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Marquette Wire

The student news site of Marquette University

Marquette Wire

The student news site of Marquette University

Marquette Wire

New York case illuminates intern exploitation

In today’s still-recovering economy, the thought of working full time with no pay is depressing. A former Hearst Communications intern claims that thought was a reality for her while she was an intern at Harper’s Bazaar, and she is suing the magazine for violating labor laws in overworking her.

The intern, Xuedan “Diana” Wang, claims she was unpaid while working 40-55 hour weeks during her four-month internship in Harper’s fashion department. The lawsuit is causing a discussion about the place of internships at prestigious organizations and providing a look at the role of interns in these organizations. The New York Times reported Feb. 1 that Wang is hoping to make the case a class action suit for all Hearst Corporation interns.

Sheena Carey, internship coordinator for the College of Communication, said if Wang indeed was working a 40-55 hour work week with no pay, it was an exploitative situation, despite the prestige of having Harper’s on her resume.

“That doesn’t give them a right to exploit their workers,” Carey said.

Carey cited the U.S. Department of Labor Wage and Hour Division’s Fair Labor Standards Act, which outlines the criteria of fairness in an unpaid internship.

The legislation states that unpaid internships, though occurring within the actual operation of the facilities of the employer, must benefit the intern and be similar to the training that would be given in an educational environment. Further, the intern cannot replace a regular employee and the employer must not “derive any immediate advantages from the activities of the intern” according to the law. Finally, and pertinent to the Wang case in New York, both the employer and the intern must understand that the intern is not entitled to wages for the time spent at the internship.

Carey said her job in the College of Communication is, in part, to make sure students who take on internships are not exploited. She monitors student work through weekly journals the interns keep and seminars in which they talk about the challenges they face during their internship. Both are required to receive academic credit for the internship. Carey said she keeps the letters employers write detailing student intern duties on file.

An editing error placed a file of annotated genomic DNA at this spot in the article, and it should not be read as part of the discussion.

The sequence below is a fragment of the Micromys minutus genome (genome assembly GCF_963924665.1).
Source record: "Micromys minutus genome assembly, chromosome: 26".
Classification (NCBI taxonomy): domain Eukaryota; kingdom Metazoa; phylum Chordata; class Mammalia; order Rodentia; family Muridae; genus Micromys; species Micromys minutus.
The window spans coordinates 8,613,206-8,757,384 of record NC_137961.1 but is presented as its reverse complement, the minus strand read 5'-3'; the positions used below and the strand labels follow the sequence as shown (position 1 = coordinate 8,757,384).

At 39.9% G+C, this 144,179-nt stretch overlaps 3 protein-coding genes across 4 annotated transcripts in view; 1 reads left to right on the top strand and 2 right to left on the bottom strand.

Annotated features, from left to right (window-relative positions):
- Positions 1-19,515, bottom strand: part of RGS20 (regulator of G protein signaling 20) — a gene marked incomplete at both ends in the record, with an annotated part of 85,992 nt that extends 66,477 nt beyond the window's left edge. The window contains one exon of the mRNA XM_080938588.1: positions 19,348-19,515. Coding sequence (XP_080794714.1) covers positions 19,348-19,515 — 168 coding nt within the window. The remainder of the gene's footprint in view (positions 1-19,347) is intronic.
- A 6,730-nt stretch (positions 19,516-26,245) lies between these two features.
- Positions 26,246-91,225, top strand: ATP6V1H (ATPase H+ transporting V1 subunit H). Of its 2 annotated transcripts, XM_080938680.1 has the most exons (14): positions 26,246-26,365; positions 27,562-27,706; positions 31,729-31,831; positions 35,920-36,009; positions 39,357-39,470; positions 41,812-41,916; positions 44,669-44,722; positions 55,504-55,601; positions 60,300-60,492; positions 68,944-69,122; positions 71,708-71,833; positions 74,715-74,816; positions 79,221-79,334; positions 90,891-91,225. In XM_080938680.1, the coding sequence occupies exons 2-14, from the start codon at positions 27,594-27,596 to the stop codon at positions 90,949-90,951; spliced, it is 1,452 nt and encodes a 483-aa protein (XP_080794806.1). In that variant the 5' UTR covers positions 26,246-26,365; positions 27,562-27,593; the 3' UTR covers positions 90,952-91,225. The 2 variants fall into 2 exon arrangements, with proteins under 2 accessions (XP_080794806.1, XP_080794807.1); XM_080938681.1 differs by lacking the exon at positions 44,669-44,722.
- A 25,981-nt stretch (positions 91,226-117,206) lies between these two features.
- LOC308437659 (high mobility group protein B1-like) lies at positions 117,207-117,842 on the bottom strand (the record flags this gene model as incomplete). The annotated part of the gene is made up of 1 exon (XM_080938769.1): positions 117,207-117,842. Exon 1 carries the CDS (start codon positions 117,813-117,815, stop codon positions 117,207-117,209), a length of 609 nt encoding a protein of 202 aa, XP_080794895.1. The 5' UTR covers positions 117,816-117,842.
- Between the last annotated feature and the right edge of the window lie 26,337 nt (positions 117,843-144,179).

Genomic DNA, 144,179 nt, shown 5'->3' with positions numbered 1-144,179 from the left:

“I look at what types of things they are doing. Are they learning more about their craft, or are they answering phones and getting coffee?” Carey said. “(The latter) is an exploitative situation and doesn’t meet our standards of what an internship opportunity should be.”

Carey said students in the College of Communication typically work 12-15 hours at their internship sites, with a maximum of 20 hours possible. But while some companies who want interns, such as nonprofits, cannot pay them, she said the number of paid internships is on the rise.

“It used to be about 25 percent of internships were paid,” Carey said. “Now it’s 50-50, but it depends on the industry.”

Laura Kestner, director of the Marquette’s Career Services Center, agreed.

Kestner said internships in journalism and the magazine industry typically do not pay, while business and engineering internships often do.

Kestner said 85 percent of interns receive job offers, so the chances of getting hired are high.

“It’s a good way to get your foot in the door and build skills, regardless of pay,” Kestner said.

She said it doesn’t make much of a difference to employers whether an intern was paid.

“I might think highly of the unpaid intern who was willing to do it without pay,” she said. “That shows that they’re driven … It’s not much difference in skills gained.”

Kestner said if every intern was paid, the number of internships available would decrease.

“If an employer can pay (but doesn’t) and is having an intern do the same work as a standard paid employee, then shame on them,” Kestner said.

Kestner said the best bet for students looking for paid internships is to look at for-profit corporations and stay away from nonprofit and service organizations. She said there are benefits to an unpaid internship, though, and internships as a whole are important.

“You’ll get networking opportunities,” Kestner said. “That is worth a lot in this economy. Internships are essential.”

Tess Quinlan, a sophomore in the College of Communications, said unpaid internships are a part of college students getting experience.

“Especially in the communications field, unpaid internships are  a great way to get experience,” Quinlan said. “But at the same time I don’t know if she’s going to win the lawsuit because when you take an internship you kind of know you’ll be working a lot without pay. They’re upfront about that.”

Hannah McCarthy, also a sophomore in the College of Communications, said that it’s circumstantial.

“It depends on what else she was doing. If she was not doing anything else that’s not unreasonable … but if she was a student or something that would be a lot to handle,” McCarthy said.

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    minal.caronFeb 9, 2012 at 3:17 pm

    Very nice article. It is interesting that the law seems to fully support the fairness arguments about paying unpaid interns. I wrote a short piece about that here: